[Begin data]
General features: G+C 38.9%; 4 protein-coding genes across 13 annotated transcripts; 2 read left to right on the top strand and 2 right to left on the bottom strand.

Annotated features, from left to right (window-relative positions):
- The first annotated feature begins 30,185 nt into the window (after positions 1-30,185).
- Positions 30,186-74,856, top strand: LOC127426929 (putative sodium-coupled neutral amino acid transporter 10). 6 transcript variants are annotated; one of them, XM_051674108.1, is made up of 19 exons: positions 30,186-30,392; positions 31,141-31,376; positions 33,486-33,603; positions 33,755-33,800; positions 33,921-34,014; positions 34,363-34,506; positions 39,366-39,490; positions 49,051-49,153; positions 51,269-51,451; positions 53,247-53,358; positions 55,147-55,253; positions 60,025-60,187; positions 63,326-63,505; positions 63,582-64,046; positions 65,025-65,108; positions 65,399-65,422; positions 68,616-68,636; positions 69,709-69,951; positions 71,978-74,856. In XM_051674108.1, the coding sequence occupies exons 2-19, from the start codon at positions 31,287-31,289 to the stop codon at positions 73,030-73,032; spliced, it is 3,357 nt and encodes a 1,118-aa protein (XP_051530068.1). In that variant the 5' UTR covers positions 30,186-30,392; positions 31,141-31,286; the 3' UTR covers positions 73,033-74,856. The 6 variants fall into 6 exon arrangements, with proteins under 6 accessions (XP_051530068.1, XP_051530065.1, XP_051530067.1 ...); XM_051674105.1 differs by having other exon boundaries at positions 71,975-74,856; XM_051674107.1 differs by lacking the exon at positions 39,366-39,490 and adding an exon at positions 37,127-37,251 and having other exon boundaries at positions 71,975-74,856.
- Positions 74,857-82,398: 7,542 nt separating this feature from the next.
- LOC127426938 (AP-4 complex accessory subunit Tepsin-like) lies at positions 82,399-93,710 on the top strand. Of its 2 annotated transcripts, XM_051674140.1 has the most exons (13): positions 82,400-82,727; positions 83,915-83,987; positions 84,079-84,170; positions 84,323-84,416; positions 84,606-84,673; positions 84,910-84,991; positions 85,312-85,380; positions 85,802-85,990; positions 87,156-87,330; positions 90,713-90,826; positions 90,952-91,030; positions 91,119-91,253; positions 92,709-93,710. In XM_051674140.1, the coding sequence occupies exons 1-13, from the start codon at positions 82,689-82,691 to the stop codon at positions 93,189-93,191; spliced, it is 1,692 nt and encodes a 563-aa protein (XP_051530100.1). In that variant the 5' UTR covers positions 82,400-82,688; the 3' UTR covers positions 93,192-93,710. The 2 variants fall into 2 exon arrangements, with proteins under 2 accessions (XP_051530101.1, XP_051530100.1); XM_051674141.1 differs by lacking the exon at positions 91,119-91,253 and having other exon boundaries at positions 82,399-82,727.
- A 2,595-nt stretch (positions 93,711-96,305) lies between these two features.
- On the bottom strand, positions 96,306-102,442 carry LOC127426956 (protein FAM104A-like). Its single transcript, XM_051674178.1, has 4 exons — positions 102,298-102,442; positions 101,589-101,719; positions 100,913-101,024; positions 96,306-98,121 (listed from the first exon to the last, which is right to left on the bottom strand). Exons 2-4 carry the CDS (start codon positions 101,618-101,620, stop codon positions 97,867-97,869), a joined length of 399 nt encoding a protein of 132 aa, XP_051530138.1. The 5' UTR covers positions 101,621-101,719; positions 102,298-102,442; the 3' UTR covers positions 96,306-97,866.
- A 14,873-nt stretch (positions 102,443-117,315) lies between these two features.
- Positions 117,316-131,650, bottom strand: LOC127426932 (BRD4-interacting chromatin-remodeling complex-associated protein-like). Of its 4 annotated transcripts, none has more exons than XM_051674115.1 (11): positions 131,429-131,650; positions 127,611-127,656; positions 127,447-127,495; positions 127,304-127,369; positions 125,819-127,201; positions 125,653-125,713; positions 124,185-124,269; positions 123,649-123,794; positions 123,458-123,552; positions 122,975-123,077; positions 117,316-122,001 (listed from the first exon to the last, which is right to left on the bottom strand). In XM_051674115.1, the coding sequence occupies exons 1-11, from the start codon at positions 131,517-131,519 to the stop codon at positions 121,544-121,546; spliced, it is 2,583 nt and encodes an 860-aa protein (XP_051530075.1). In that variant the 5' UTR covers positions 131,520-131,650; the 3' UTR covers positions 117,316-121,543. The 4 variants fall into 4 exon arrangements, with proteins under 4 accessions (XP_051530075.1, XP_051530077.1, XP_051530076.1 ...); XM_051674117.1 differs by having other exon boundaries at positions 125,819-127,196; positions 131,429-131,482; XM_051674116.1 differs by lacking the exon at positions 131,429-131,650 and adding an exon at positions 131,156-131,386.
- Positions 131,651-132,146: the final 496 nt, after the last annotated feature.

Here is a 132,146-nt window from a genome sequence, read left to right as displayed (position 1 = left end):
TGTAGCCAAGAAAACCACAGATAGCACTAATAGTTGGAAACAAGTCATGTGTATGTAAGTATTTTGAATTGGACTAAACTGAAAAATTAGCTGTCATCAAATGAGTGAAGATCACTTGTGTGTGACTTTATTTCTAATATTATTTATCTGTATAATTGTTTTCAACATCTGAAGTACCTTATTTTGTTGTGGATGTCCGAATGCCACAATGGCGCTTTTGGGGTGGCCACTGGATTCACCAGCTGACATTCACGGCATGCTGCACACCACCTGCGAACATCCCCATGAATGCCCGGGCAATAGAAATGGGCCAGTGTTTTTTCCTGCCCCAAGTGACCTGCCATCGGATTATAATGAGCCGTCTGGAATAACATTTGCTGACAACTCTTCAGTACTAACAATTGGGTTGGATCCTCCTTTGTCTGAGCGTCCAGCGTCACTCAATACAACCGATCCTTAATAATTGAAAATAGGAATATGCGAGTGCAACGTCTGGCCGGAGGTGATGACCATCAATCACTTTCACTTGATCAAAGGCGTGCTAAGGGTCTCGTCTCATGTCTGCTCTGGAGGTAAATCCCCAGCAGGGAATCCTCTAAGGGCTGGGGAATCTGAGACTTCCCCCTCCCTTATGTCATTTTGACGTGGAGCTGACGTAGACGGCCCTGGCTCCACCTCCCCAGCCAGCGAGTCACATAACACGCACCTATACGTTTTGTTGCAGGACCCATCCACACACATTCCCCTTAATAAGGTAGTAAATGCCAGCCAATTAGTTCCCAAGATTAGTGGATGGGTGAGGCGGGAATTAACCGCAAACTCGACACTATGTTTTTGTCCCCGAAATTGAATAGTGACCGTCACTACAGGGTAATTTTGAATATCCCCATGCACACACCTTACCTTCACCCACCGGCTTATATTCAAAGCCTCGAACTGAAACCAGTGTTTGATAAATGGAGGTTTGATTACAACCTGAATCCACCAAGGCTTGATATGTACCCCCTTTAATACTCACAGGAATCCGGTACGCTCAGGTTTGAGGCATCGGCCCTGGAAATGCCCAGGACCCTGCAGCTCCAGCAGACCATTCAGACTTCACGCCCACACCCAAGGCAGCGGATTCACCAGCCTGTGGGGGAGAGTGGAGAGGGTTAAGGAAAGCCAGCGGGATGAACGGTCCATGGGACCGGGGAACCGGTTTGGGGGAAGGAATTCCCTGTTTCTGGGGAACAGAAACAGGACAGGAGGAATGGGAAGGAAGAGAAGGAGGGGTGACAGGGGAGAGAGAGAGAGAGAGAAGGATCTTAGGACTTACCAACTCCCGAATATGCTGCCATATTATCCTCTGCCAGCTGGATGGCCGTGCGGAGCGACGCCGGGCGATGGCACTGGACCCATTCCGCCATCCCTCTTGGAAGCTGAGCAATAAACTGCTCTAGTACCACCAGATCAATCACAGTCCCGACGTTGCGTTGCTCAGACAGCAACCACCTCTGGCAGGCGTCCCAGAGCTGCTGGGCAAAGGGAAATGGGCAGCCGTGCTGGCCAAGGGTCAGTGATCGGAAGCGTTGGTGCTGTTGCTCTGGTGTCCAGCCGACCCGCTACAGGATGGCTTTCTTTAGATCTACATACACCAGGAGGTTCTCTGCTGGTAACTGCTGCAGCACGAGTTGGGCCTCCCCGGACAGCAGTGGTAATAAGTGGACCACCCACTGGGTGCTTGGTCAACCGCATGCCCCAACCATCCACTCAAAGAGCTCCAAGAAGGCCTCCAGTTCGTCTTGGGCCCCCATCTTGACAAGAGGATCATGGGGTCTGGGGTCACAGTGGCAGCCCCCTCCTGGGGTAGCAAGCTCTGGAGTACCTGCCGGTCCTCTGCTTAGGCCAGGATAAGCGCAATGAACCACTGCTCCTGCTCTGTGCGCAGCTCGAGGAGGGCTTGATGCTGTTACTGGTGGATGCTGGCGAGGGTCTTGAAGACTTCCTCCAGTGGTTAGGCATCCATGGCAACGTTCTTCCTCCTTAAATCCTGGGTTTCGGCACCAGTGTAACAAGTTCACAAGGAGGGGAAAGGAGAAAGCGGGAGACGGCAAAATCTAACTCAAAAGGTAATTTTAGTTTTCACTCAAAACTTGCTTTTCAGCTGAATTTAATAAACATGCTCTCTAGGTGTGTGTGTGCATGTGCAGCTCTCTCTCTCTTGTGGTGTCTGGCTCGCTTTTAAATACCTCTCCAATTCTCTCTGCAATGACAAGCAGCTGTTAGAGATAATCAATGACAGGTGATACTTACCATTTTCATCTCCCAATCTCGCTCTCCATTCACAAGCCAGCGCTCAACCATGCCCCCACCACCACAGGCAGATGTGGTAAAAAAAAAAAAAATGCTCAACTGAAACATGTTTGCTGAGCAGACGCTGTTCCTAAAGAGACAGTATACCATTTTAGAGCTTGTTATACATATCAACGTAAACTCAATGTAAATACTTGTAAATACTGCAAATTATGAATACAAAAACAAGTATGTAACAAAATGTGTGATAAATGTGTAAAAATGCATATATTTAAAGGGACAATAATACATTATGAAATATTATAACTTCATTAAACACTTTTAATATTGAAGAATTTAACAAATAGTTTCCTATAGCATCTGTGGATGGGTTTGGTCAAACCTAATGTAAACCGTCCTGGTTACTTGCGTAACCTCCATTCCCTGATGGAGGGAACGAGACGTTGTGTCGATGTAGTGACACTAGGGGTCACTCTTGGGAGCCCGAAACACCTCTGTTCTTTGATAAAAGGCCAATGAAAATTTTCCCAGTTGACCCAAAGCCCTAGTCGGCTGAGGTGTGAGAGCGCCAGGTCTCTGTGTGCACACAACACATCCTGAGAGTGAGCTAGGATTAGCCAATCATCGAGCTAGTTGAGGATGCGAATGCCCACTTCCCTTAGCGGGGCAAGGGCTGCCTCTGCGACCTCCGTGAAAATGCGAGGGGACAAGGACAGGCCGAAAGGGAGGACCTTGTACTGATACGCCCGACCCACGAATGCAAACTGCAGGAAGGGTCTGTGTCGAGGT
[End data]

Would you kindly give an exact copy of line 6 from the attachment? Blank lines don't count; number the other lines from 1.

- LOC127426938 (AP-4 complex accessory subunit Tepsin-like) lies at positions 82,399-93,710 on the top strand. Of its 2 annotated transcripts, XM_051674140.1 has the most exons (13): positions 82,400-82,727; positions 83,915-83,987; positions 84,079-84,170; positions 84,323-84,416; positions 84,606-84,673; positions 84,910-84,991; positions 85,312-85,380; positions 85,802-85,990; positions 87,156-87,330; positions 90,713-90,826; positions 90,952-91,030; positions 91,119-91,253; positions 92,709-93,710. In XM_051674140.1, the coding sequence occupies exons 1-13, from the start codon at positions 82,689-82,691 to the stop codon at positions 93,189-93,191; spliced, it is 1,692 nt and encodes a 563-aa protein (XP_051530100.1). In that variant the 5' UTR covers positions 82,400-82,688; the 3' UTR covers positions 93,192-93,710. The 2 variants fall into 2 exon arrangements, with proteins under 2 accessions (XP_051530101.1, XP_051530100.1); XM_051674141.1 differs by lacking the exon at positions 91,119-91,253 and having other exon boundaries at positions 82,399-82,727.